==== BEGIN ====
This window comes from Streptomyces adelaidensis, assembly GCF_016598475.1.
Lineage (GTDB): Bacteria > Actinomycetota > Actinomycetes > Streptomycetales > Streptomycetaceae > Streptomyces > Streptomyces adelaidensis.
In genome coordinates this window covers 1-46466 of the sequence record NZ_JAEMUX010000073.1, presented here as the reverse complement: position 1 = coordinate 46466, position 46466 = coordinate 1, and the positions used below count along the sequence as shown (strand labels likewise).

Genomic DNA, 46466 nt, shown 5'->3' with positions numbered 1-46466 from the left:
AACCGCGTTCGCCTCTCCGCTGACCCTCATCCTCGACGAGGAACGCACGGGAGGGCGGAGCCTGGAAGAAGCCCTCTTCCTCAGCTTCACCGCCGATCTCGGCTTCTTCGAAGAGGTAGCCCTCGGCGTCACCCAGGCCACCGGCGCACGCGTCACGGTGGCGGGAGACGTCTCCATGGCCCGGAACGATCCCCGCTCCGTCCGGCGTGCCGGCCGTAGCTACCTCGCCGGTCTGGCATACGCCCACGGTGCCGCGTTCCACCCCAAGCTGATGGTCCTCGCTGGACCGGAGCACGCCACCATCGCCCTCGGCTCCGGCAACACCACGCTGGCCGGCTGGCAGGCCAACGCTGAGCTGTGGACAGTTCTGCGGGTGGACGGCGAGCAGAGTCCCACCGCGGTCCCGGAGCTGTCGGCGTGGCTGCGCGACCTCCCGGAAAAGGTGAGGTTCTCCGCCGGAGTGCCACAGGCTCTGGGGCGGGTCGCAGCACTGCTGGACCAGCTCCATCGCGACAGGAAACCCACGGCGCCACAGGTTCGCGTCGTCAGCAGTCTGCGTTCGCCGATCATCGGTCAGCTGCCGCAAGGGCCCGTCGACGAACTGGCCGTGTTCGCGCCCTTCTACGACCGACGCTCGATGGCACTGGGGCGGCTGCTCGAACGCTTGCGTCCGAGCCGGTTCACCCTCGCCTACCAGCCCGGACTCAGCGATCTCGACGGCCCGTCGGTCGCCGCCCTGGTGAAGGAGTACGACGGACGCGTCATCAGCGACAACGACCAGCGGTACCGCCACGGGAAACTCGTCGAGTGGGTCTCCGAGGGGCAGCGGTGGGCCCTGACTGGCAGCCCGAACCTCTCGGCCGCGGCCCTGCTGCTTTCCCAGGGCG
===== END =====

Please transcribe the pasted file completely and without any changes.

This window comes from Streptomyces adelaidensis, assembly GCF_016598475.1.
Lineage (GTDB): Bacteria > Actinomycetota > Actinomycetes > Streptomycetales > Streptomycetaceae > Streptomyces > Streptomyces adelaidensis.
In genome coordinates this window covers 1-46466 of the sequence record NZ_JAEMUX010000073.1, presented here as the reverse complement: position 1 = coordinate 46466, position 46466 = coordinate 1, and the positions used below count along the sequence as shown (strand labels likewise).

Genomic DNA, 46466 nt, shown 5'->3' with positions numbered 1-46466 from the left:
AACCGCGTTCGCCTCTCCGCTGACCCTCATCCTCGACGAGGAACGCACGGGAGGGCGGAGCCTGGAAGAAGCCCTCTTCCTCAGCTTCACCGCCGATCTCGGCTTCTTCGAAGAGGTAGCCCTCGGCGTCACCCAGGCCACCGGCGCACGCGTCACGGTGGCGGGAGACGTCTCCATGGCCCGGAACGATCCCCGCTCCGTCCGGCGTGCCGGCCGTAGCTACCTCGCCGGTCTGGCATACGCCCACGGTGCCGCGTTCCACCCCAAGCTGATGGTCCTCGCTGGACCGGAGCACGCCACCATCGCCCTCGGCTCCGGCAACACCACGCTGGCCGGCTGGCAGGCCAACGCTGAGCTGTGGACAGTTCTGCGGGTGGACGGCGAGCAGAGTCCCACCGCGGTCCCGGAGCTGTCGGCGTGGCTGCGCGACCTCCCGGAAAAGGTGAGGTTCTCCGCCGGAGTGCCACAGGCTCTGGGGCGGGTCGCAGCACTGCTGGACCAGCTCCATCGCGACAGGAAACCCACGGCGCCACAGGTTCGCGTCGTCAGCAGTCTGCGTTCGCCGATCATCGGTCAGCTGCCGCAAGGGCCCGTCGACGAACTGGCCGTGTTCGCGCCCTTCTACGACCGACGCTCGATGGCACTGGGGCGGCTGCTCGAACGCTTGCGTCCGAGCCGGTTCACCCTCGCCTACCAGCCCGGACTCAGCGATCTCGACGGCCCGTCGGTCGCCGCCCTGGTGAAGGAGTACGACGGACGCGTCATCAGCGACAACGACCAGCGGTACCGCCACGGGAAACTCGTCGAGTGGGTCTCCGAGGGGCAGCGGTGGGCCCTGACTGGCAGCCCGAACCTCTCGGCCGCGGCCCTGCTGCTTTCCCAGGGCG